Protect peace, stability, integrity of country - NPC urges Ghanaians

BY: Albert K. Salia
 Rev. Dr Ernest Adu-Gyamfi (left), Chairman of the National Peace Council, stressing a point during the interview with Mr Albert Salia
Rev. Dr Ernest Adu-Gyamfi (left), Chairman of the National Peace Council, stressing a point during the interview with Mr Albert Salia

The Chairman of the National Peace Council (NPC), Rev. Dr Ernest Adu-Gyamfi, has appealed to Ghanaians to protect the peace, stability and integrity of the country.

“This is the only country we have and everybody in this country must work towards the peace of our country,” he stated.

In an interview with the Daily Graphic on a wide range of issues, Rev. Dr Adu-Gyamfi, who is also the President of the Baptist Convention, acknowledged that while conflicts might arise along the line, it was important that Ghanaians put the interest of the country first.

Areas of conflict

He said disagreements and conflicts often arose on the political, chieftaincy, land as well as religious fields among other areas.

“But that should not lead us to that point where our emotions take the better part of us and lead us to do things that are not appropriate. So, let’s safeguard the interests of our country and let our people know peace.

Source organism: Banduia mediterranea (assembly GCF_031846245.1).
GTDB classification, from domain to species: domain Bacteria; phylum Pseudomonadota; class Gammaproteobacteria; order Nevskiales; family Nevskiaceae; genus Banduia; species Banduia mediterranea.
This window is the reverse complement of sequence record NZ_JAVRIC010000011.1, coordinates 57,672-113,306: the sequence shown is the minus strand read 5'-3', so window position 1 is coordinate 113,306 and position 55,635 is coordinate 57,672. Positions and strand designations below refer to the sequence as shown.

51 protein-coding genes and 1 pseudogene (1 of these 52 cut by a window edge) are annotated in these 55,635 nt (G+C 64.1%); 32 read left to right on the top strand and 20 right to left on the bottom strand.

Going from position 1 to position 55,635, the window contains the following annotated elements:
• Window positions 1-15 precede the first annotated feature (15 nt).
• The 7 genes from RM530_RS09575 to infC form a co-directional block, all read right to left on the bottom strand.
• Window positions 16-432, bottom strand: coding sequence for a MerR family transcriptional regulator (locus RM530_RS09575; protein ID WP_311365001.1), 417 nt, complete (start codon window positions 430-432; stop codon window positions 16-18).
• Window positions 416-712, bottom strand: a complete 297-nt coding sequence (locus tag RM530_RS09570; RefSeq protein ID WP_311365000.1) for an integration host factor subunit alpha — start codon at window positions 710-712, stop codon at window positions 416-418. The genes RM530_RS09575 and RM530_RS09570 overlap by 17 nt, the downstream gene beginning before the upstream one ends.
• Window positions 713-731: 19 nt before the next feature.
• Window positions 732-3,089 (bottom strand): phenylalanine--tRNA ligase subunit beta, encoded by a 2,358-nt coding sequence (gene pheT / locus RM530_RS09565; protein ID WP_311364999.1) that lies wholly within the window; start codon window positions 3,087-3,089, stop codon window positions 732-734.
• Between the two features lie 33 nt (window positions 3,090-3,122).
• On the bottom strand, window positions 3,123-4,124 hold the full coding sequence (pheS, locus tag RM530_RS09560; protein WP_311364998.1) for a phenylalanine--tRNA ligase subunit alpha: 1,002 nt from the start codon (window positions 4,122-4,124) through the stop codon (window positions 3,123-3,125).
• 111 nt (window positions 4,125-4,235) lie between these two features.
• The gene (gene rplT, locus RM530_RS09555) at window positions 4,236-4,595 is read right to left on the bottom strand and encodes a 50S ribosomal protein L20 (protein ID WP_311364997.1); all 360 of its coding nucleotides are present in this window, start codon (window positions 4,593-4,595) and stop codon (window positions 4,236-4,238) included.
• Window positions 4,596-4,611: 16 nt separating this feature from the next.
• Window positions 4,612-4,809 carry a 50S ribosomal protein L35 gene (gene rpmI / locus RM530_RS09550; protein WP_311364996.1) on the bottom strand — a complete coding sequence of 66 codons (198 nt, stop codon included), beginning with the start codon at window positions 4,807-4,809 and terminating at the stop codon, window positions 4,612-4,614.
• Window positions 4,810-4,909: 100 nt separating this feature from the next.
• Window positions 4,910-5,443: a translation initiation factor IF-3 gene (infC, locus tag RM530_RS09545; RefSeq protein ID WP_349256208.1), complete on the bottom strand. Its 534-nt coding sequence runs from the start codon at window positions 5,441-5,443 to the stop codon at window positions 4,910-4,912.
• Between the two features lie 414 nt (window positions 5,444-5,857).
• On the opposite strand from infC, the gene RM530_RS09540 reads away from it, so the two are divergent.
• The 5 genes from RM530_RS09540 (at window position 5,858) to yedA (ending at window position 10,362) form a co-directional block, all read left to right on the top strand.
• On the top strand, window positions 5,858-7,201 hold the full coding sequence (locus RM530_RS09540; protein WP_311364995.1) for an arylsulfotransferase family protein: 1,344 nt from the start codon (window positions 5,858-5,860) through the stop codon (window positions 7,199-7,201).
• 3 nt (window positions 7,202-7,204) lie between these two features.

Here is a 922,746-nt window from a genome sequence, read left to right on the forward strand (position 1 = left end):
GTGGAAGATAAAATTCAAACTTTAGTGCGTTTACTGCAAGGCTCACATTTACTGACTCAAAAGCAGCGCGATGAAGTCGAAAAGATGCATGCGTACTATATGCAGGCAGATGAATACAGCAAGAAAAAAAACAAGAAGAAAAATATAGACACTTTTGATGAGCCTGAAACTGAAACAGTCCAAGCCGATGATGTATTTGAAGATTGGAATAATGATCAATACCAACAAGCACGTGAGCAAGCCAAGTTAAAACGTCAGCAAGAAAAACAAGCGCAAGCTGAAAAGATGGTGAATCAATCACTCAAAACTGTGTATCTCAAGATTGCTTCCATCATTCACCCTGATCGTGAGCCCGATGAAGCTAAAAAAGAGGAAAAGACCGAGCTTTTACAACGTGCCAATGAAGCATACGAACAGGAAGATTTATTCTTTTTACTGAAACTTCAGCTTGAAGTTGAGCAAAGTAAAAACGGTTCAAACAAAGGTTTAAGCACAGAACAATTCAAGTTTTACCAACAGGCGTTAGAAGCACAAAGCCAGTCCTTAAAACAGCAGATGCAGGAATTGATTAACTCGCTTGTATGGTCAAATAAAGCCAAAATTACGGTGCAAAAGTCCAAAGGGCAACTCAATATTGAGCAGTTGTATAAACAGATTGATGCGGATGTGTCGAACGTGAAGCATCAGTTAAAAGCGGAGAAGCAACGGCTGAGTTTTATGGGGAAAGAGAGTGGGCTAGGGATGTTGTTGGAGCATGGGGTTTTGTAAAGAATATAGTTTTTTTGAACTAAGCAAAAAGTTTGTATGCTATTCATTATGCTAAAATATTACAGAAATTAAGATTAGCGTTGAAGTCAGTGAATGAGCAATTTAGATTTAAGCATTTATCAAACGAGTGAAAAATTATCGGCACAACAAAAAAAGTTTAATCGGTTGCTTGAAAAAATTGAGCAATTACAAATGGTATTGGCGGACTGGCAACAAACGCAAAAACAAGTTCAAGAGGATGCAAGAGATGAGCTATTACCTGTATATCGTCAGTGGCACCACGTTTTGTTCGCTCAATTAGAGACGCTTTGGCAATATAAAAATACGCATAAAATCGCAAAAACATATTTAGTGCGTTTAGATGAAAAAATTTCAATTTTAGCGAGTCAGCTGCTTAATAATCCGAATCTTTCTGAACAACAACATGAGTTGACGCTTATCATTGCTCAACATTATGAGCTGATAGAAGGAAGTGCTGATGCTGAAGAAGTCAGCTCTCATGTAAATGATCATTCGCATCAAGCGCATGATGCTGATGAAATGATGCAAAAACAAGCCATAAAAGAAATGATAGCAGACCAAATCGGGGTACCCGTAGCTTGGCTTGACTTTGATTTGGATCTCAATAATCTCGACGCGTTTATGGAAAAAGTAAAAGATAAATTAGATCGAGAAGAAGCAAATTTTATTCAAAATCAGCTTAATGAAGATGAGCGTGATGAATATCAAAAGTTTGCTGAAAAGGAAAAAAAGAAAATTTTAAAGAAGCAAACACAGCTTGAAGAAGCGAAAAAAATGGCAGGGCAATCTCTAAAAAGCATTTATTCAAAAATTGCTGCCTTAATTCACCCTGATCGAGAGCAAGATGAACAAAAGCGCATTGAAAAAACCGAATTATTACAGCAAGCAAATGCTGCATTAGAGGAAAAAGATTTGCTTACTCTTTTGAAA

He said the NPC accepted that polarisation was real in t he country.

He said the NPC had been negotiating with the various stakeholders behind the scenes to address the differences among the various groups.

He said the NPC was doing a lot of work behind the scenes but did not publicise them.

“We engage in resolving a lot of chieftaincy disputes. We have a lot of communal issues that come to us. We have religious conflicts that we manage. Then in between, there are also even political issues. Sometimes even in the primaries of the parties, there are issues,” he stated.

Rev. Dr Adu-Gyamfi said the NPC was also engaged in a number of training programmes for Metropolitan, Municipal and District Chief Executives to position them in conflict resolution and management skills.

“Unfortunately, because of the nature of the work and sometimes depending on how sensitive it is, we refrain from putting that information in the public domain. Because anytime there's conflict, tensions are high and we ourselves are at risk,” he said.

Regrettably, he said, members of the public do not understand the nature of the work and expect that the NPC should be speaking to all issues.

NB: Read the full interview in the Daily Graphic Weekend Special on Saturday, December 11, 2021.